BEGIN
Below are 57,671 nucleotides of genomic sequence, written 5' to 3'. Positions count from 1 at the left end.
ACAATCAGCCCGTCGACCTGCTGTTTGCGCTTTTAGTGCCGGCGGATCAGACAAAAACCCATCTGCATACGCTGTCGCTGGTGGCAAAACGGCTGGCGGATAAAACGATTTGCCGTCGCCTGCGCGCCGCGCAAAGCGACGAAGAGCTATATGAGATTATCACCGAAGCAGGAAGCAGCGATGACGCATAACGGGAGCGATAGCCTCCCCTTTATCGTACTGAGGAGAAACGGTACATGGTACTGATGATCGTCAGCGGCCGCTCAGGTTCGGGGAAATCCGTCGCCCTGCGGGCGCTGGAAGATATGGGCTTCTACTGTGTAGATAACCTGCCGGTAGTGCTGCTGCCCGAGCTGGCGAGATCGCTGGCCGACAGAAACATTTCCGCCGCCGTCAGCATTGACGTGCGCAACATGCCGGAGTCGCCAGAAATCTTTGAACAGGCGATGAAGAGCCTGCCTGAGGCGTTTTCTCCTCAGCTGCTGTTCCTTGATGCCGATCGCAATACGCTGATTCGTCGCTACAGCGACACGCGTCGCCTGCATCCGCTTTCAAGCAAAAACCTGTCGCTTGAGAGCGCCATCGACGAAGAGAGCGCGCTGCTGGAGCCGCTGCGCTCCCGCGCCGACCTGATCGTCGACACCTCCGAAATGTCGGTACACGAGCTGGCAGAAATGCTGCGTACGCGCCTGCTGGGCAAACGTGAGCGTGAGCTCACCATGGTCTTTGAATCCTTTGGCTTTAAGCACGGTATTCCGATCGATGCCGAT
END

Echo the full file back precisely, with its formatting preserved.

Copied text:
Below are 57,671 nucleotides of genomic sequence, written 5' to 3'. Positions count from 1 at the left end.
ACAATCAGCCCGTCGACCTGCTGTTTGCGCTTTTAGTGCCGGCGGATCAGACAAAAACCCATCTGCATACGCTGTCGCTGGTGGCAAAACGGCTGGCGGATAAAACGATTTGCCGTCGCCTGCGCGCCGCGCAAAGCGACGAAGAGCTATATGAGATTATCACCGAAGCAGGAAGCAGCGATGACGCATAACGGGAGCGATAGCCTCCCCTTTATCGTACTGAGGAGAAACGGTACATGGTACTGATGATCGTCAGCGGCCGCTCAGGTTCGGGGAAATCCGTCGCCCTGCGGGCGCTGGAAGATATGGGCTTCTACTGTGTAGATAACCTGCCGGTAGTGCTGCTGCCCGAGCTGGCGAGATCGCTGGCCGACAGAAACATTTCCGCCGCCGTCAGCATTGACGTGCGCAACATGCCGGAGTCGCCAGAAATCTTTGAACAGGCGATGAAGAGCCTGCCTGAGGCGTTTTCTCCTCAGCTGCTGTTCCTTGATGCCGATCGCAATACGCTGATTCGTCGCTACAGCGACACGCGTCGCCTGCATCCGCTTTCAAGCAAAAACCTGTCGCTTGAGAGCGCCATCGACGAAGAGAGCGCGCTGCTGGAGCCGCTGCGCTCCCGCGCCGACCTGATCGTCGACACCTCCGAAATGTCGGTACACGAGCTGGCAGAAATGCTGCGTACGCGCCTGCTGGGCAAACGTGAGCGTGAGCTCACCATGGTCTTTGAATCCTTTGGCTTTAAGCACGGTATTCCGATCGATGCCGAT